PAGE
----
Miss America is cutting swimsuit, evening gown portions: 'We're not going to judge you on your outward appearance'

Meet Miss America 2.0.

Gretchen Carlson, a former Fox News anchor and current chair of the board of trustees of the Miss America Organization, announced radical new changes during an interview with Good Morning America on Tuesday. 

For the first time since the pageant’s inception in 1921, Miss America contestants will not have to parade down the stage in swimwear.

Miss America 2018, Cara Mund, participated in the swimsuit competition last year but is supporting the decision to end it. (Photo: Donald Kravitz/Getty Images for Dick Clark Productions)

“We will no longer judge our candidates on their outward physical appearance,” Carlson, herself a former Miss America, revealed. “That’s huge. And that means that we will no longer have a swimsuit competition.”

The swimsuit portion will reportedly be replaced by a live segment focusing on contestants’ character and skills.

Carlson, who has been at the forefront of the #MeToo movement since going public with her accusations of sexual harassment during her time at Fox News, also noted that the evening gown portion will be “revamped,” giving contestants more freedom in their clothing choices.

“We’re no longer judging women when they come out in their chosen attire, their eveningwear, whatever they choose to do,” she explained. “It’s going to be what comes out of their mouth that we’re interested in, when they talk about their social impact initiatives.”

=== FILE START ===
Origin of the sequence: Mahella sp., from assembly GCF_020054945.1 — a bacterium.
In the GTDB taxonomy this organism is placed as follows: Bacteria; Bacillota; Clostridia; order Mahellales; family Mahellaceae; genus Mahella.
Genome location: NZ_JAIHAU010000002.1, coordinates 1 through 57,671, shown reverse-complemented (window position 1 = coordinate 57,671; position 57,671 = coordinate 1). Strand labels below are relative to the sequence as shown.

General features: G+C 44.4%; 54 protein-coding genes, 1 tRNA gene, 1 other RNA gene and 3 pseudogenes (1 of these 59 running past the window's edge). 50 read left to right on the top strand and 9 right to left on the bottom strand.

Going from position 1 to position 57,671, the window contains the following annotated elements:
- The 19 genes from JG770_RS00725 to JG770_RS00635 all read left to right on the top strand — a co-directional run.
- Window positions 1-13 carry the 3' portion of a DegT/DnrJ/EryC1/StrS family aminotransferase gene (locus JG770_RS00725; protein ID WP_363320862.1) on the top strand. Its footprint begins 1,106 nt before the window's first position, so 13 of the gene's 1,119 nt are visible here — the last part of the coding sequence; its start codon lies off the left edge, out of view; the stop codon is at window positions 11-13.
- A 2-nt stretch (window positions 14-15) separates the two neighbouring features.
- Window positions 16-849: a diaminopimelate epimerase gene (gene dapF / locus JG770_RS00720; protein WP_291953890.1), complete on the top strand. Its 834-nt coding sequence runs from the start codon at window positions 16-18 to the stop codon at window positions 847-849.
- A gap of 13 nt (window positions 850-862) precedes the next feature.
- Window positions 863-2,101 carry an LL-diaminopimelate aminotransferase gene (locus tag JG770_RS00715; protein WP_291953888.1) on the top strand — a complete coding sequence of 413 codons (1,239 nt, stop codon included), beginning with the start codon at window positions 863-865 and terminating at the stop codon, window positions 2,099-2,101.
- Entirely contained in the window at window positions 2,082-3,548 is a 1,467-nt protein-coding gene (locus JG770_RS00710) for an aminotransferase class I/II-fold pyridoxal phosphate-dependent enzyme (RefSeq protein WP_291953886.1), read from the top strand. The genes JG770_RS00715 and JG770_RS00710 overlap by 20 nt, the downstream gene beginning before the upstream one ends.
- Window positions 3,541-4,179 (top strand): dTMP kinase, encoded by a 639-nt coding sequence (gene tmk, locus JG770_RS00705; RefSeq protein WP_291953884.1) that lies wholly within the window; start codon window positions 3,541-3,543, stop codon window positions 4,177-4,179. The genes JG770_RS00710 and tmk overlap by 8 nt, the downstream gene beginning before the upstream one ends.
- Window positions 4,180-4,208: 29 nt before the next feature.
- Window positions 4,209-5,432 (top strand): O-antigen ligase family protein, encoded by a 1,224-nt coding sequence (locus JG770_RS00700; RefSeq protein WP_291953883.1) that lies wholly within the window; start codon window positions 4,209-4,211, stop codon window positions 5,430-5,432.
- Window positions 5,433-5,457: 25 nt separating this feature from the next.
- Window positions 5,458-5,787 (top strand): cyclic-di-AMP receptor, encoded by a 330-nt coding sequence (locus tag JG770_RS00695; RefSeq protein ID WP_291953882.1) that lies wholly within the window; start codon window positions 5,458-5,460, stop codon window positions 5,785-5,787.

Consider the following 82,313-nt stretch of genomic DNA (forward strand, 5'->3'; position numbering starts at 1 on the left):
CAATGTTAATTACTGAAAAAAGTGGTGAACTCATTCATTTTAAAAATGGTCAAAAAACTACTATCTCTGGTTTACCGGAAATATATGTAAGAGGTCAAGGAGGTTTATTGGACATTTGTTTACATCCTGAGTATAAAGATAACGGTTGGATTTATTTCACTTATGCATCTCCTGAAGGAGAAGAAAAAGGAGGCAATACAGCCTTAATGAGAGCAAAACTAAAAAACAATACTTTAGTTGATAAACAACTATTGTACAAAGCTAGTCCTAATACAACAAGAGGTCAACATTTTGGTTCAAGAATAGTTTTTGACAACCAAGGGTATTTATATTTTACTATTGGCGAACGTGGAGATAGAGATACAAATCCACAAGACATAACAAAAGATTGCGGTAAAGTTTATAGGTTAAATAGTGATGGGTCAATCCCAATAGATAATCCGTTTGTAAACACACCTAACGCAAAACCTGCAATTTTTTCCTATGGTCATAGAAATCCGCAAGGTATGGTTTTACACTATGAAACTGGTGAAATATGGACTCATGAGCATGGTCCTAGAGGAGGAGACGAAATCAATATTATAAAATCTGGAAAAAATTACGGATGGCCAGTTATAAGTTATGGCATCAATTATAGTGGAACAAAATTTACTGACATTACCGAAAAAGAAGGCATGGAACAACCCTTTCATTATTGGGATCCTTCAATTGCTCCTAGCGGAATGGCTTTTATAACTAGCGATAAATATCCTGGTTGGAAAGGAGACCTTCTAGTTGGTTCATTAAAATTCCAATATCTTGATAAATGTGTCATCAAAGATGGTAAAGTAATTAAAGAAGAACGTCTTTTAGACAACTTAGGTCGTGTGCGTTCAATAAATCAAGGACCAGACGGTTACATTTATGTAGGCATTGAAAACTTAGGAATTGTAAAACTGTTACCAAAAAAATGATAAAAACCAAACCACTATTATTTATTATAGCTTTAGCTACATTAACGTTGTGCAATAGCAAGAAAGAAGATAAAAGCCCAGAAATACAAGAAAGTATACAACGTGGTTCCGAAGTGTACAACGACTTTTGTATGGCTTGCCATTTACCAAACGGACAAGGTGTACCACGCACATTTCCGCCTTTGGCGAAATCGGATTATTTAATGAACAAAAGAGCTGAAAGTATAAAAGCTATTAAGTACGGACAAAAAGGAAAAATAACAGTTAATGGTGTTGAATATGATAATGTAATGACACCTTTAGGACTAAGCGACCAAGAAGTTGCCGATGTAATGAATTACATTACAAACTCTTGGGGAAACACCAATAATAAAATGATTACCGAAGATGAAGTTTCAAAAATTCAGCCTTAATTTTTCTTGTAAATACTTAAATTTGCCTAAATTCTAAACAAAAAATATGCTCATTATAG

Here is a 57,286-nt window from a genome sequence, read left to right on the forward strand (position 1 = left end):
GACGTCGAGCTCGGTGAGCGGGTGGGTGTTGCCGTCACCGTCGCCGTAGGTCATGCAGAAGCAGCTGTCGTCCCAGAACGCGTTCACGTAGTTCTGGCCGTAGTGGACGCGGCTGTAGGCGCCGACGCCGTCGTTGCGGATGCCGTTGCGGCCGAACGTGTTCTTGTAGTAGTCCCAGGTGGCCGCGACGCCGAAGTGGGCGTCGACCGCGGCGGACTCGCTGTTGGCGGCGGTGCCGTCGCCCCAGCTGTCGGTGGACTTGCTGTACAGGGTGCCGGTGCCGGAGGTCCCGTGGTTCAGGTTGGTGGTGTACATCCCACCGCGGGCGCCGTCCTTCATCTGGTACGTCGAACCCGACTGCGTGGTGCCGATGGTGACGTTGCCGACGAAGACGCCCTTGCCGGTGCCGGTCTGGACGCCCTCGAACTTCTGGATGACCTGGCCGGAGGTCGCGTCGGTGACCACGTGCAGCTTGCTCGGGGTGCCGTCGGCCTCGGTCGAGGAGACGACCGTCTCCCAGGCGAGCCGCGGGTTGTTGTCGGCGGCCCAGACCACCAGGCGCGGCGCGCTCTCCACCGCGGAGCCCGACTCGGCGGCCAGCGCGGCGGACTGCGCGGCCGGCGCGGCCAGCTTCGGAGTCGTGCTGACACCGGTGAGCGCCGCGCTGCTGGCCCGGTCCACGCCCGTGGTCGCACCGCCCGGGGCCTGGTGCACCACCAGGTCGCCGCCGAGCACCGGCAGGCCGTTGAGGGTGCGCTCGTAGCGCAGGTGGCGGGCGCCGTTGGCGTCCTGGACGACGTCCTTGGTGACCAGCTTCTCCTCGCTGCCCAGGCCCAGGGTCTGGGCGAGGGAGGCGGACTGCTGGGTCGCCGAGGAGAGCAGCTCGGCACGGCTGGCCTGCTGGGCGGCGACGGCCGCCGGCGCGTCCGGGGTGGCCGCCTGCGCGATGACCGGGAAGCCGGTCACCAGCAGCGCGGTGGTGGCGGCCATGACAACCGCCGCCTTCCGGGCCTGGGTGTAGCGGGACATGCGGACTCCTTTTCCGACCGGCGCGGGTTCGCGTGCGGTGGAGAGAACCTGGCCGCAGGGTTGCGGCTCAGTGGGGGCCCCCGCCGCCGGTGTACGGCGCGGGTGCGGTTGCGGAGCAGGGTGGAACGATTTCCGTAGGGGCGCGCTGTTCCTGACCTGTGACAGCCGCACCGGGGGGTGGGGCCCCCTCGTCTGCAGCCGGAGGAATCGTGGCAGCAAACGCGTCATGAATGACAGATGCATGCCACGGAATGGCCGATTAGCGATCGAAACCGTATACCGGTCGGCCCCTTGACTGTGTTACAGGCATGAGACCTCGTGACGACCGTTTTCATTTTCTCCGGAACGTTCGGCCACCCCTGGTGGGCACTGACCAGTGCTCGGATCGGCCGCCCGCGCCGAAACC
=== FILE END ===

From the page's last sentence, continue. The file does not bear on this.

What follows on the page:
She added that Miss America is “no longer a pageant — we are a competition.”

The decision to scrap swimwear has been lauded by current Miss America Cara Mund, who promoted the new #byebyebikini message.

Though many are cheering the decision, one former Miss Texas, Kendall Morris, said she had “mixed feelings” about the move because she thinks the swimsuit portion taught her “lifelong discipline” to be fit “in a world where obesity rates continue to climb.”

Carlson, meanwhile, has noted that the swimsuit portion has “not highly rated” compared to the talent portion, and shouldn’t affect the show’s popularity. She emphasized that the organization is aiming to be more “inclusive” and “evolve in this cultural revolution,” a reference to #MeToo. She also emphasized the competition’s priority in providing worthy women scholarships to pursue their goals.

“We’ve heard from a lot of young women who say, ‘We’d love to be a part of your program, but we don’t want to be out there in high heels and a swimsuit,’ so guess what, you don’t have to do that anymore,” Carlson said. “Who doesn’t want to be empowered, learn leadership skills, and pay for college and be able to show the world who you are as a person from the inside of your soul.

“We want more women to know that they are welcome,” she added.

The changes will be implemented in the next Miss America competition, which is scheduled for Sept. 9.

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